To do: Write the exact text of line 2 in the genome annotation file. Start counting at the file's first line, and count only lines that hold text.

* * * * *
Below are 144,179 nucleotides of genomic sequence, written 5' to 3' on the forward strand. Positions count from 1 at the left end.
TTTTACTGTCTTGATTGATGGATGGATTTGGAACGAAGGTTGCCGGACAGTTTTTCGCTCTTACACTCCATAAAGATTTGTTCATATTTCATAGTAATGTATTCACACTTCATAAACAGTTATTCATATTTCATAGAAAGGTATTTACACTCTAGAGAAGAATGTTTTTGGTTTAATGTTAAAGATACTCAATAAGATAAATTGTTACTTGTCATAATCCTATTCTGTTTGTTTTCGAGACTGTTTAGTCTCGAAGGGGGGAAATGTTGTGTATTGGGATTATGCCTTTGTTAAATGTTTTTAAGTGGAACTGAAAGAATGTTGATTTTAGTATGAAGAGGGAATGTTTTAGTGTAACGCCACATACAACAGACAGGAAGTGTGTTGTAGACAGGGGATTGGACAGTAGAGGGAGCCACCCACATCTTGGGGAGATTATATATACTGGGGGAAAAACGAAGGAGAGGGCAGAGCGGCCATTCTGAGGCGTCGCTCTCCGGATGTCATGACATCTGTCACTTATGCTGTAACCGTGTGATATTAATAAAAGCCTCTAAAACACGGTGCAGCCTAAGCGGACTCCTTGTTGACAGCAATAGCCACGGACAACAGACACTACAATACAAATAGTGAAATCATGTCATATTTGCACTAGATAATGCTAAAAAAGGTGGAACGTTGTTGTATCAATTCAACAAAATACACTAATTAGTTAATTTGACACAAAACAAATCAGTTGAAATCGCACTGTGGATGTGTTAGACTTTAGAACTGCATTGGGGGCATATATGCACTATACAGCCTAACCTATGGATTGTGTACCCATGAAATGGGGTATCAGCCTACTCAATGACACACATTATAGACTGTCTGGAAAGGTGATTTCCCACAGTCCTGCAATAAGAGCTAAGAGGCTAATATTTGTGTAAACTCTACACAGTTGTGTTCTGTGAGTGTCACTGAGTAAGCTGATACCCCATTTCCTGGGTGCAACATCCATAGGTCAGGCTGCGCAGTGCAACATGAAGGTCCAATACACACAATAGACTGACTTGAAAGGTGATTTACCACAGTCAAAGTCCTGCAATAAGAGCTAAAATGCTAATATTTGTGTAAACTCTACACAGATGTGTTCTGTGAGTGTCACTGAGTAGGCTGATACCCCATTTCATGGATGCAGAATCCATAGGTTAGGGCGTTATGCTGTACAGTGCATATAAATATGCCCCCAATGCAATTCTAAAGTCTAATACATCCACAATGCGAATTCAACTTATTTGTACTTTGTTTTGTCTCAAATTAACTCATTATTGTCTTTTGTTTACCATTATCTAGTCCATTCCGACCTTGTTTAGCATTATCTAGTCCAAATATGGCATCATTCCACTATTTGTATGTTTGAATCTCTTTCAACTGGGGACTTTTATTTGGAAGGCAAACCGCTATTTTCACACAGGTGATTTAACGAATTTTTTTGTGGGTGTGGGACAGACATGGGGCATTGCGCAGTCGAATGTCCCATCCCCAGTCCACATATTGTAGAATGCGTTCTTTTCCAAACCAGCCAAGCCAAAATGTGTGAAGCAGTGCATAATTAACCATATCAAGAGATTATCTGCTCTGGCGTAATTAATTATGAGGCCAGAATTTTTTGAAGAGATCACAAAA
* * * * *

TTTTACTGTCTTGATTGATGGATGGATTTGGAACGAAGGTTGCCGGACAGTTTTTCGCTCTTACACTCCATAAAGATTTGTTCATATTTCATAGTAATGTATTCACACTTCATAAACAGTTATTCATATTTCATAGAAAGGTATTTACACTCTAGAGAAGAATGTTTTTGGTTTAATGTTAAAGATACTCAATAAGATAAATTGTTACTTGTCATAATCCTATTCTGTTTGTTTTCGAGACTGTTTAGTCTCGAAGGGGGGAAATGTTGTGTATTGGGATTATGCCTTTGTTAAATGTTTTTAAGTGGAACTGAAAGAATGTTGATTTTAGTATGAAGAGGGAATGTTTTAGTGTAACGCCACATACAACAGACAGGAAGTGTGTTGTAGACAGGGGATTGGACAGTAGAGGGAGCCACCCACATCTTGGGGAGATTATATATACTGGGGGAAAAACGAAGGAGAGGGCAGAGCGGCCATTCTGAGGCGTCGCTCTCCGGATGTCATGACATCTGTCACTTATGCTGTAACCGTGTGATATTAATAAAAGCCTCTAAAACACGGTGCAGCCTAAGCGGACTCCTTGTTGACAGCAATAGCCACGGACAACAGACACTACAATACAAATAGTGAAATCATGTCATATTTGCACTAGATAATGCTAAAAAAGGTGGAACGTTGTTGTATCAATTCAACAAAATACACTAATTAGTTAATTTGACACAAAACAAATCAGTTGAAATCGCACTGTGGATGTGTTAGACTTTAGAACTGCATTGGGGGCATATATGCACTATACAGCCTAACCTATGGATTGTGTACCCATGAAATGGGGTATCAGCCTACTCAATGACACACATTATAGACTGTCTGGAAAGGTGATTTCCCACAGTCCTGCAATAAGAGCTAAGAGGCTAATATTTGTGTAAACTCTACACAGTTGTGTTCTGTGAGTGTCACTGAGTAAGCTGATACCCCATTTCCTGGGTGCAACATCCATAGGTCAGGCTGCGCAGTGCAACATGAAGGTCCAATACACACAATAGACTGACTTGAAAGGTGATTTACCACAGTCAAAGTCCTGCAATAAGAGCTAAAATGCTAATATTTGTGTAAACTCTACACAGATGTGTTCTGTGAGTGTCACTGAGTAGGCTGATACCCCATTTCATGGATGCAGAATCCATAGGTTAGGGCGTTATGCTGTACAGTGCATATAAATATGCCCCCAATGCAATTCTAAAGTCTAATACATCCACAATGCGAATTCAACTTATTTGTACTTTGTTTTGTCTCAAATTAACTCATTATTGTCTTTTGTTTACCATTATCTAGTCCATTCCGACCTTGTTTAGCATTATCTAGTCCAAATATGGCATCATTCCACTATTTGTATGTTTGAATCTCTTTCAACTGGGGACTTTTATTTGGAAGGCAAACCGCTATTTTCACACAGGTGATTTAACGAATTTTTTTGTGGGTGTGGGACAGACATGGGGCATTGCGCAGTCGAATGTCCCATCCCCAGTCCACATATTGTAGAATGCGTTCTTTTCCAAACCAGCCAAGCCAAAATGTGTGAAGCAGTGCATAATTAACCATATCAAGAGATTATCTGCTCTGGCGTAATTAATTATGAGGCCAGAATTTTTTGAAGAGATCACAAAA